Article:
Lady Panthers rely on fundamental skills for hoops success


By Scott Akanewich

In order for any basketball team to succeed and win games, it must have a solid foundation upon which to build victories.

All of that begins and ends with fundamental skills that provide the platform from which to launch more complex systems that will ultimately lead to winning.

The Lady Panthers are certainly no different in their approach.

According to head Coach Chris Lange, one of the most important is ball movement.

“We don’t want any spectators out on the court,” said Lange. “We can’t have players spending too much time in one spot – we need to be constantly moving and setting screens, which helps the flow of everybody.”

Jessica Holliday is the point guard and knows the importance of being proficient in the basics.

“Without fundamentals, you can’t play,” she said. “For me, as a point guard, dribbling is the most important thing.”

Holliday takes one of the most basic basketball skills and breaks it down to a science in order to make herself a better player.

“I’ll work on my left and right hands instead of only focusing on my dominant hand,” she said. “When I was younger, my dad would have me dribble with both hands.”

The 5-foot-7 junior guard is also adept at shooting and said that’s also something she must constantly maintain to ensure her shots will fall.

“Shooting form is very important for me,” said Holliday. “My shot always changes depending on whether or not my wrist is straight, so I always need to work on it.”

Sophomore center Emma Hubbard finds herself on the interior under the basket most of the time, which means boxing out for rebounds is one of her most valuable assets, she said.

“I’ve already gotten better at it from last year,” she said. “I don’t think about getting pushed.”

For her, it’s a pretty simple concept, which is constantly reinforced by Lange, said Hubbard.

“Coach is always telling us to go butt to gut when we’re boxing out,” she said. “If you box out effectively, you can get rebounds, over-the-back calls and you can jump higher.”

Holliday said proper technique is critical in limiting the opposition offensively.

“Boxing out is important because we always want to limit their shots to one each time down the court,” she said. “People are always focused on post players when it comes to this, but as a guard if you block out well on long rebounds, it can lead to fast-break points.”

Lange concurred.

“If you’re blocking out properly, you automatically give yourself a chance to win any rebound,” he said.

Of course, as a point guard, Holliday’s primary objective is to pass the ball to open teammates as they work their respective ways around the court to get open looks at the basket.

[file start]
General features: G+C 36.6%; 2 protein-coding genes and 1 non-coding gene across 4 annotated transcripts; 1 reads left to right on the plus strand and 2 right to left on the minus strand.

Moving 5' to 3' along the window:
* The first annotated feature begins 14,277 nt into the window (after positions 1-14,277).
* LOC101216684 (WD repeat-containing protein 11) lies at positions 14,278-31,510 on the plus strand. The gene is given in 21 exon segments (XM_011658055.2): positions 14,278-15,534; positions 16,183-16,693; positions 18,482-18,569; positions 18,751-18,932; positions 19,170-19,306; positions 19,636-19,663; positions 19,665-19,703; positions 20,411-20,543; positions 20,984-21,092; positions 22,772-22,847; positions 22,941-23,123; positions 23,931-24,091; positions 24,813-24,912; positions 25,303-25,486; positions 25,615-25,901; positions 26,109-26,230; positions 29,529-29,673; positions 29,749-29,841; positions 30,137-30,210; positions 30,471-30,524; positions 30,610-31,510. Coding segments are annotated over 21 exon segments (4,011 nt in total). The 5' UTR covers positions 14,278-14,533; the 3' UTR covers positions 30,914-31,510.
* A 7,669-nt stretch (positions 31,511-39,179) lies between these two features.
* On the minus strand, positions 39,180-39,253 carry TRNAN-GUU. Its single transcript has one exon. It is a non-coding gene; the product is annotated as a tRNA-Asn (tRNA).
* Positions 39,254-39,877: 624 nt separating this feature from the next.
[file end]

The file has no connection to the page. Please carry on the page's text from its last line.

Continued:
“Passes are everything,” she said. “You have to find the open man instead of always trying to dribble through three people – especially against a zone defense.”

But, movement must have a distinct purpose, said Holliday.

“It can’t just be movement,” she said. “When your passes are clean and crisp, you can find the open person much easier.”

Hubbard said another aspect of fundamentals is knowing the offense and where teammates will be at various times during games and that it’s only the result of hard work and hours put in on the practice court.

“We practice enough so I know where I need to be,” she said. “But, I also have to know where everyone else will be during certain plays.”

Lange uses “shell drills” to help drive home the fundamental aspects of proper ball movement and said it’s a tried-and-true way of making players more responsible.

“One team tries to get open and score and the other tries to stop them,” he said. “The defenders keep rotating throughout. You do a lot of talking and it really encourages fundamental basketball – our kids like to play shell.”

Footwork is another basic skill, which must be developed, particularly for those who find themselves down low, said Lange.

“You can have a post player who is athletic and has good size,” he said. “But, their footwork has to be good.”

Lange added one thing that has to be in place for any system to succeed – fundamentals or not – is the belief in what they’re being asked to do.

“Players need to feel ownership,” he said. “They have to buy into it, which is why Xs and Os have never really been my strong point as a coach, but rather developing relationships with players so they’re willing to listen – you have to be able to trust your players.”

Despite fundamentals being what they are, Lange said they’re a bit more important in the girls’ game.

“I think most girls’ games you watch, you’re going to see more fundamentals,” he said. “Boys tend to have a little more freedom because they’re more athletic.”

However, in the girls’ game, employing proper basic skills can propel a team past superior opponents, said Lange.

“If you have a team, which is well-coached in fundamentals, it allows you to beat teams you shouldn’t,” he said. “If you’re running the right sets, hitting your screens, rolling and you’re more disciplined, you can beat a better team.”